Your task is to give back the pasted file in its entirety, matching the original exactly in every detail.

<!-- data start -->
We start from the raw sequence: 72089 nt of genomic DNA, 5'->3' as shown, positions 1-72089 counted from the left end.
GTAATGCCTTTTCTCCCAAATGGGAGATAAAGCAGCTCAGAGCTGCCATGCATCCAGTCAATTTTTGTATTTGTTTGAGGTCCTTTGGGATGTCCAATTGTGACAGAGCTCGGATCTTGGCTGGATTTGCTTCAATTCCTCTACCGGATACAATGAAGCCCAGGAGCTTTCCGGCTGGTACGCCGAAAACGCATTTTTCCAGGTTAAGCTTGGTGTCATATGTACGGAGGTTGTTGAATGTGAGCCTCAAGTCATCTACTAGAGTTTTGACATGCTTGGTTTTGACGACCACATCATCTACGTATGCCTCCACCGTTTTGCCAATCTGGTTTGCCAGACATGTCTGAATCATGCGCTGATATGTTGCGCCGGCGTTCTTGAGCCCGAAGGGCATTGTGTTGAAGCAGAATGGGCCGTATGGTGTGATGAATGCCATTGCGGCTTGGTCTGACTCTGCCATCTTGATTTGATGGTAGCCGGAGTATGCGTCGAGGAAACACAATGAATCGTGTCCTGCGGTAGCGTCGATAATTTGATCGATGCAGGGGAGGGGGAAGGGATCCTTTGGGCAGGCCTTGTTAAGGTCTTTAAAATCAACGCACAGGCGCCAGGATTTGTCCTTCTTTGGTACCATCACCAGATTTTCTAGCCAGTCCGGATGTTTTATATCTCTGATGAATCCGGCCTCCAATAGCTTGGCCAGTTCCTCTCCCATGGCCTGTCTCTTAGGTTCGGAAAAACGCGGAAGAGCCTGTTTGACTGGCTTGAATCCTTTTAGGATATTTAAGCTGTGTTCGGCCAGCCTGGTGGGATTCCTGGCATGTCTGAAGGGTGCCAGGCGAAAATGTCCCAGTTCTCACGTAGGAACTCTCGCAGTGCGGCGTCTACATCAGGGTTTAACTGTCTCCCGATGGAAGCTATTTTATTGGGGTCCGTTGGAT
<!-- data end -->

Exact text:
We start from the raw sequence: 72089 nt of genomic DNA, 5'->3' as shown, positions 1-72089 counted from the left end.
GTAATGCCTTTTCTCCCAAATGGGAGATAAAGCAGCTCAGAGCTGCCATGCATCCAGTCAATTTTTGTATTTGTTTGAGGTCCTTTGGGATGTCCAATTGTGACAGAGCTCGGATCTTGGCTGGATTTGCTTCAATTCCTCTACCGGATACAATGAAGCCCAGGAGCTTTCCGGCTGGTACGCCGAAAACGCATTTTTCCAGGTTAAGCTTGGTGTCATATGTACGGAGGTTGTTGAATGTGAGCCTCAAGTCATCTACTAGAGTTTTGACATGCTTGGTTTTGACGACCACATCATCTACGTATGCCTCCACCGTTTTGCCAATCTGGTTTGCCAGACATGTCTGAATCATGCGCTGATATGTTGCGCCGGCGTTCTTGAGCCCGAAGGGCATTGTGTTGAAGCAGAATGGGCCGTATGGTGTGATGAATGCCATTGCGGCTTGGTCTGACTCTGCCATCTTGATTTGATGGTAGCCGGAGTATGCGTCGAGGAAACACAATGAATCGTGTCCTGCGGTAGCGTCGATAATTTGATCGATGCAGGGGAGGGGGAAGGGATCCTTTGGGCAGGCCTTGTTAAGGTCTTTAAAATCAACGCACAGGCGCCAGGATTTGTCCTTCTTTGGTACCATCACCAGATTTTCTAGCCAGTCCGGATGTTTTATATCTCTGATGAATCCGGCCTCCAATAGCTTGGCCAGTTCCTCTCCCATGGCCTGTCTCTTAGGTTCGGAAAAACGCGGAAGAGCCTGTTTGACTGGCTTGAATCCTTTTAGGATATTTAAGCTGTGTTCGGCCAGCCTGGTGGGATTCCTGGCATGTCTGAAGGGTGCCAGGCGAAAATGTCCCAGTTCTCACGTAGGAACTCTCGCAGTGCGGCGTCTACATCAGGGTTTAACTGTCTCCCGATGGAAGCTATTTTATTGGGGTCCGTTGGAT